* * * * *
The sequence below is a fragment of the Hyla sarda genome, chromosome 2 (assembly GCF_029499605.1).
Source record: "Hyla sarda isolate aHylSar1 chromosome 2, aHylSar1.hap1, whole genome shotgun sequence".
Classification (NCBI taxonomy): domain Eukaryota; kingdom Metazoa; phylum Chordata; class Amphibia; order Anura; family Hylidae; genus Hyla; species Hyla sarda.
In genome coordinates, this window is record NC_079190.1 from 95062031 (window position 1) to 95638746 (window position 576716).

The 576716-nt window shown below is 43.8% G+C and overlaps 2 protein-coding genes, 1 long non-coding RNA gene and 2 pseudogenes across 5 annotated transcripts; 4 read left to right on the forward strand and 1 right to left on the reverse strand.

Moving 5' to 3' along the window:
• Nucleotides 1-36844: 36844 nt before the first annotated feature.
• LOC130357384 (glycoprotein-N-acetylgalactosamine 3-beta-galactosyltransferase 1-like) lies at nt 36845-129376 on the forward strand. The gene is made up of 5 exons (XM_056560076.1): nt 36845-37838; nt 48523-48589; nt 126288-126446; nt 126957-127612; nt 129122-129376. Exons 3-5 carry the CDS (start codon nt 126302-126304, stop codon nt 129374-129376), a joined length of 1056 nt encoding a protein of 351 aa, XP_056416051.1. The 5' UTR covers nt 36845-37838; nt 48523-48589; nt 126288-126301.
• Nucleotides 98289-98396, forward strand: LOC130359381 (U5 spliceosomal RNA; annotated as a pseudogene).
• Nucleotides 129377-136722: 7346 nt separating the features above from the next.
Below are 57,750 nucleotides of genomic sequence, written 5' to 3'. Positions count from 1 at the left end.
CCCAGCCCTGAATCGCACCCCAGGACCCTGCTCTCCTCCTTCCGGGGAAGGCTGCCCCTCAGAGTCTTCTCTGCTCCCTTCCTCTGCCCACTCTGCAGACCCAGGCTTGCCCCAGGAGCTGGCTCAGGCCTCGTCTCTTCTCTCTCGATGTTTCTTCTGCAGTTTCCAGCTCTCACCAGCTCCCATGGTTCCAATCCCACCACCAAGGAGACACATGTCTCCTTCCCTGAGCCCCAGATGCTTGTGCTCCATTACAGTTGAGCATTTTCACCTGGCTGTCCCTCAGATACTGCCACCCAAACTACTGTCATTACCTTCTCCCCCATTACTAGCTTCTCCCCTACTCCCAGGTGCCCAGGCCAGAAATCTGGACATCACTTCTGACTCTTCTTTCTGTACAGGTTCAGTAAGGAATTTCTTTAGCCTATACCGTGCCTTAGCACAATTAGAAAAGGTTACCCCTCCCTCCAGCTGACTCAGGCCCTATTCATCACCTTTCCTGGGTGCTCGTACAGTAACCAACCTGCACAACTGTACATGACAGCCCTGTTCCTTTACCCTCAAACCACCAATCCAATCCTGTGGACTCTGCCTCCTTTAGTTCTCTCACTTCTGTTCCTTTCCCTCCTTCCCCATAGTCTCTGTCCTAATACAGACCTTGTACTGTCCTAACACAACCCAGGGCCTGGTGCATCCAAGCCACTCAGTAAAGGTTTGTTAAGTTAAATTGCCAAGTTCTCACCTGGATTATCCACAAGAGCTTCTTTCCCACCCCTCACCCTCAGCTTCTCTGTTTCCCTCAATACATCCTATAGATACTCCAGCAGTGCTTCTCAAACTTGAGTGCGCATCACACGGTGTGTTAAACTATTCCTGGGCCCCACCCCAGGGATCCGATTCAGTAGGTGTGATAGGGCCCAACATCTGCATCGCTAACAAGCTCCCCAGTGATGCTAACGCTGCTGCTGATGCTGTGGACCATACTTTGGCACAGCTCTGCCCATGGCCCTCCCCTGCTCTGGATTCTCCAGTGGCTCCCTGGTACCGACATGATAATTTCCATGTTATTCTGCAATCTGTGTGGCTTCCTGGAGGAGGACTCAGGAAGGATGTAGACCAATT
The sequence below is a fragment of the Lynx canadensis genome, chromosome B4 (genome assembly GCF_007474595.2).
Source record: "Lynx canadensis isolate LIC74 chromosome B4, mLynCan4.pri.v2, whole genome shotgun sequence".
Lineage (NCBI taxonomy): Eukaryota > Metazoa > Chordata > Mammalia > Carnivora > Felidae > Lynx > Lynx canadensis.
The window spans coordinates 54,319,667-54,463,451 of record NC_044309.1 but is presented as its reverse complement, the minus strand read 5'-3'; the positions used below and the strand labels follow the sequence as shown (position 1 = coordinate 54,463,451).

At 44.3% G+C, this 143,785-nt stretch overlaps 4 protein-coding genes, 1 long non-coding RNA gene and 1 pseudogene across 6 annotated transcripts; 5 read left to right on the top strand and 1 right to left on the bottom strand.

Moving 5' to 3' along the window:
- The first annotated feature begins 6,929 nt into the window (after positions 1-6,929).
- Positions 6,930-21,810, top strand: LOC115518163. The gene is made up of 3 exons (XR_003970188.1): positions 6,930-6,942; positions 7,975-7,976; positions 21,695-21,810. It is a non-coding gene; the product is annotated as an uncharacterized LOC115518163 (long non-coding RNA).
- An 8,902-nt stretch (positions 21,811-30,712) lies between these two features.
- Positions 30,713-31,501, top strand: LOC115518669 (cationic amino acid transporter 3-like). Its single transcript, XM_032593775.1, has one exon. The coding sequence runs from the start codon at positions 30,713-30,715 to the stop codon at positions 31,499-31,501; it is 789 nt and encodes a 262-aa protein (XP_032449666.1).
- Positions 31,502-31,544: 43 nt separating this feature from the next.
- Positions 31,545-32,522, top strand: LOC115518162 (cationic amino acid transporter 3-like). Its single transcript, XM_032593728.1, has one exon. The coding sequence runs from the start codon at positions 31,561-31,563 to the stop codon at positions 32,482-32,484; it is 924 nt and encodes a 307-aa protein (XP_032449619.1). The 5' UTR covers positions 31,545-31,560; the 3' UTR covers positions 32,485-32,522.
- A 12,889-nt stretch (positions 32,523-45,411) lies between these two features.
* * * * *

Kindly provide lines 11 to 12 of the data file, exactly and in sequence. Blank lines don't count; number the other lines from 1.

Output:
Below are 57,750 nucleotides of genomic sequence, written 5' to 3'. Positions count from 1 at the left end.
CCCAGCCCTGAATCGCACCCCAGGACCCTGCTCTCCTCCTTCCGGGGAAGGCTGCCCCTCAGAGTCTTCTCTGCTCCCTTCCTCTGCCCACTCTGCAGACCCAGGCTTGCCCCAGGAGCTGGCTCAGGCCTCGTCTCTTCTCTCTCGATGTTTCTTCTGCAGTTTCCAGCTCTCACCAGCTCCCATGGTTCCAATCCCACCACCAAGGAGACACATGTCTCCTTCCCTGAGCCCCAGATGCTTGTGCTCCATTACAGTTGAGCATTTTCACCTGGCTGTCCCTCAGATACTGCCACCCAAACTACTGTCATTACCTTCTCCCCCATTACTAGCTTCTCCCCTACTCCCAGGTGCCCAGGCCAGAAATCTGGACATCACTTCTGACTCTTCTTTCTGTACAGGTTCAGTAAGGAATTTCTTTAGCCTATACCGTGCCTTAGCACAATTAGAAAAGGTTACCCCTCCCTCCAGCTGACTCAGGCCCTATTCATCACCTTTCCTGGGTGCTCGTACAGTAACCAACCTGCACAACTGTACATGACAGCCCTGTTCCTTTACCCTCAAACCACCAATCCAATCCTGTGGACTCTGCCTCCTTTAGTTCTCTCACTTCTGTTCCTTTCCCTCCTTCCCCATAGTCTCTGTCCTAATACAGACCTTGTACTGTCCTAACACAACCCAGGGCCTGGTGCATCCAAGCCACTCAGTAAAGGTTTGTTAAGTTAAATTGCCAAGTTCTCACCTGGATTATCCACAAGAGCTTCTTTCCCACCCCTCACCCTCAGCTTCTCTGTTTCCCTCAATACATCCTATAGATACTCCAGCAGTGCTTCTCAAACTTGAGTGCGCATCACACGGTGTGTTAAACTATTCCTGGGCCCCACCCCAGGGATCCGATTCAGTAGGTGTGATAGGGCCCAACATCTGCATCGCTAACAAGCTCCCCAGTGATGCTAACGCTGCTGCTGATGCTGTGGACCATACTTTGGCACAGCTCTGCCCATGGCCCTCCCCTGCTCTGGATTCTCCAGTGGCTCCCTGGTACCGACATGATAATTTCCATGTTATTCTGCAATCTGTGTGGCTTCCTGGAGGAGGACTCAGGAAGGATGTAGACCAATT